The service is a game-changer for many Africans, who rely on money sent home from abroad, especially in countries where unemployment and inflation is rife. The latest data from the World Bank shows that in Sub-Saharan Africa – where up to 65% of adults are unbanked – remittance flows reached $50 billion in 2021, the most recent year for which data is available. The actual number is likely much higher when you factor in money transferred over informal channels. Meanwhile, World Bank data shows that it is more expensive to send remittances to Sub-Saharan Africa than to any other region in the world. On average, it costs $15.60 (7.8%) to send $200 to or from Africa. That percentage can be as high as $38, or 19%, in some countries.

Building the crypto payment rails necessary for Yellow Card requires jumping through a lot of legal and regulatory hoops, which is why Maurice spends about nine months a year in the countries where he operates or plans to launch crypto services. He has local lawyers in pretty much every country on the continent, and he meets with elected officials and regulators to further foam the runway for adoption. The level of hospitality varies widely across the continent.

Yellow Card CEO Chris Maurice in Accra, Ghana loading cash onto his Mobile Money account, MoMo.

Chris Maurice

Maurice stands out pretty much wherever he goes thanks to his height and plume of curly black hair. His speech is punctuated with laughs and smiles, and that friendly demeanor puts people at ease. But it’s underpinned by an intense work ethic — he’s got a black belt in TaeKwonDo, was an Eagle Scout in his youth and a finalist for Rhodes and Marshall scholarships in college. He also cares deeply about revolutionizing a broken financial system. These traits help enlist supporters for his longshot ideas – like launching a centralized cryptocurrency exchange in Africa from his dorm room in Auburn, Alabama.

Yellow Card has facilitated $1.75 billion in transactions since launching in 2019 and has about 220 employees – mostly in Africa. The exchange lets users send money to 16 countries on the continent – and crucially, at the other end of that transaction, the platform has streamlined the process of converting crypto back to local currencies.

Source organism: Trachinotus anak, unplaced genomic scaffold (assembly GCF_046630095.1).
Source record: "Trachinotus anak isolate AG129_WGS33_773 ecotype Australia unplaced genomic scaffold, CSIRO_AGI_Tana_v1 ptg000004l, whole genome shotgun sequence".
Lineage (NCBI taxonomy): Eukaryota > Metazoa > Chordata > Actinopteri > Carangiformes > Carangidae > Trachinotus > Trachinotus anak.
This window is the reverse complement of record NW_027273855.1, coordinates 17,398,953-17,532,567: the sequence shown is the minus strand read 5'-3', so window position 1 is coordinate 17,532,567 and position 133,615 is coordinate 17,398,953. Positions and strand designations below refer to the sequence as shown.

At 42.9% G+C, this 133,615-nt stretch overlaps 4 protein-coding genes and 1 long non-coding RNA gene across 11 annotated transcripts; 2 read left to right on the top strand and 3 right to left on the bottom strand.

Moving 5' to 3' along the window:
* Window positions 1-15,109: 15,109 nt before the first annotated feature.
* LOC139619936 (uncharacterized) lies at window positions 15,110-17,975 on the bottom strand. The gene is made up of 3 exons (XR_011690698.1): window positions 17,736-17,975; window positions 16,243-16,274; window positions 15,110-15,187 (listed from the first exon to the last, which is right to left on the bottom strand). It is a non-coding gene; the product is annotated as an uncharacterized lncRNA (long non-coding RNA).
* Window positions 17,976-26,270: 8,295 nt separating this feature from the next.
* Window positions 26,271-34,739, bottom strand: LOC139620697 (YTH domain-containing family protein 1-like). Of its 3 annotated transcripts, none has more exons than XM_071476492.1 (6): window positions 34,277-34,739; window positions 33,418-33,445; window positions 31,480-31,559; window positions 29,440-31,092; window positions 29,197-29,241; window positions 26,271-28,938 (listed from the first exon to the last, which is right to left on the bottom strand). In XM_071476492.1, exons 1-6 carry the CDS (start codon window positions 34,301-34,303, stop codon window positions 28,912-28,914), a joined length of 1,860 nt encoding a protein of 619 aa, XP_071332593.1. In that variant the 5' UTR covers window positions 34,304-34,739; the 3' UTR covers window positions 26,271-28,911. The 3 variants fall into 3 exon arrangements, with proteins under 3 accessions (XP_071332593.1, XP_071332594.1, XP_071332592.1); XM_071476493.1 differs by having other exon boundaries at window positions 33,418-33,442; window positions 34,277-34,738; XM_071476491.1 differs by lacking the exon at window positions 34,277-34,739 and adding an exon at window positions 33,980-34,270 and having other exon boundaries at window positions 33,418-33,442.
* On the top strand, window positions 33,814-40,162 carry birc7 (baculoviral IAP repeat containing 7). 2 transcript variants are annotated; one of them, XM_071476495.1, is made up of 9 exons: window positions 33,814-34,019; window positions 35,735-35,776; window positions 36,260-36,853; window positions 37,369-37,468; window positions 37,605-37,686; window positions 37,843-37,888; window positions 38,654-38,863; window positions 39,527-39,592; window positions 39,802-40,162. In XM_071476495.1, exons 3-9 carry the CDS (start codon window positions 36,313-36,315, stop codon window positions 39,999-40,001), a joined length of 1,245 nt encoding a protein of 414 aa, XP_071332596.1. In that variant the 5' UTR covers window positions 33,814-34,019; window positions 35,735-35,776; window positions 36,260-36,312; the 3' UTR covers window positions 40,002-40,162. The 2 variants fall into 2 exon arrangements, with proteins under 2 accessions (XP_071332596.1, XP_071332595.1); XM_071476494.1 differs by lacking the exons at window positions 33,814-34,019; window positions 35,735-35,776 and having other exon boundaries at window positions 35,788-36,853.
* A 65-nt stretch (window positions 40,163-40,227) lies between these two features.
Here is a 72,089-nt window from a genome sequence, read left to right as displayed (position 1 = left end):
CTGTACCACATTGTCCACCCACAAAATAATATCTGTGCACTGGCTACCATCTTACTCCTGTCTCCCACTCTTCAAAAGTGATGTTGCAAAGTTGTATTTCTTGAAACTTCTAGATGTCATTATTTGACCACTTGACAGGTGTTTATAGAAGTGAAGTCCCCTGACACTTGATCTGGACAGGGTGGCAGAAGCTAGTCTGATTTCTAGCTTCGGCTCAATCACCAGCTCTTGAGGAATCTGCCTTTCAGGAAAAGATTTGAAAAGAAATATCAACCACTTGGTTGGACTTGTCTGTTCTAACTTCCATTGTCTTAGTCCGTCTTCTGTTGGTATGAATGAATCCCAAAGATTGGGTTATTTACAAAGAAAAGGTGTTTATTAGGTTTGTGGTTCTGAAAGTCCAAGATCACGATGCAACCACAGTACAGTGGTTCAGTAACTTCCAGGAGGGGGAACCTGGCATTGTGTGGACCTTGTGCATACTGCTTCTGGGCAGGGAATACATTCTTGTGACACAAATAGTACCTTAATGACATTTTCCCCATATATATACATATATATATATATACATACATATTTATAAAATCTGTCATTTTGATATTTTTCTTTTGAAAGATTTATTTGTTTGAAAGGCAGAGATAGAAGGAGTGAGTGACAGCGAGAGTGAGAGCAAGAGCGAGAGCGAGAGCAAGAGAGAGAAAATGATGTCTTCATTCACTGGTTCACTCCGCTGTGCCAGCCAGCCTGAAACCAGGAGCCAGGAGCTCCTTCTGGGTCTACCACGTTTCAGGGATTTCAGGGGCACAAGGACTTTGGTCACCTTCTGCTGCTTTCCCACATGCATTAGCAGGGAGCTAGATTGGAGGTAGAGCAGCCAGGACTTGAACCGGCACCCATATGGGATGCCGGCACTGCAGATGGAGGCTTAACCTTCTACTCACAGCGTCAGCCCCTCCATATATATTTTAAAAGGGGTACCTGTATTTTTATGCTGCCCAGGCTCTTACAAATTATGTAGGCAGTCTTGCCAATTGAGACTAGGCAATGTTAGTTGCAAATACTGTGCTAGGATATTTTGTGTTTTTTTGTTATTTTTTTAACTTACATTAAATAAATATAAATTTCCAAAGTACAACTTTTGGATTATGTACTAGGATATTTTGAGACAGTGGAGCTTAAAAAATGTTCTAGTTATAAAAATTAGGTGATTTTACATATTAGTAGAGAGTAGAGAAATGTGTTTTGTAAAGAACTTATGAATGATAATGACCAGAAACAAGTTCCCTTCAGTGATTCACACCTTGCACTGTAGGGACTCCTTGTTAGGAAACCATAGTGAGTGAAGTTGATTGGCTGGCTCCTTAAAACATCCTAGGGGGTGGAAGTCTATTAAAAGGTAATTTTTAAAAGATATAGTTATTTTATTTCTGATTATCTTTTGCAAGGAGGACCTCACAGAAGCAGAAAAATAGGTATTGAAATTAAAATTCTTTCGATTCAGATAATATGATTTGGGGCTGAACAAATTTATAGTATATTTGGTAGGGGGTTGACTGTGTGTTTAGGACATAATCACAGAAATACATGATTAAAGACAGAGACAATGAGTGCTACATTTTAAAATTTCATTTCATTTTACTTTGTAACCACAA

On a good day, the service will do $5 million in transactions. On a slow day, it is closer to $1 million, according to Maurice.

The company has also raised $57 million, including from Jack Dorsey’s Block and Valar Ventures, a venture capital firm co-founded by Peter Thiel. Maurice says his ultimate goal is to expand service to the rest of the continent and turn Yellow Card into a billion-dollar company, up from its current valuation of $200 million. In practice, that means capitalizing on the exchange’s first-mover advantage.

“I realized very early on that there’s so much opportunity in all these countries and that we needed to be the first one there,” said Maurice. 

“I drove from South Africa to Botswana, Zimbabwe to Zambia, then flew up to Ethiopia, Ghana, and Uganda. In all of these places, I was doing the grunt work – things like company registration and opening bank accounts, so that we would be ready to go.”

Maurice doesn’t stay anywhere for long, but the transient lifestyle suits him. He’s currently in Barcelona, but it’s just an apartment in a timezone that lets him take his morning work calls from a desk, rather than the shower. 

“I can brush my teeth in peace,” Maurice says with his trademark smile.

Moving money in Africa is an expensive and complicated process.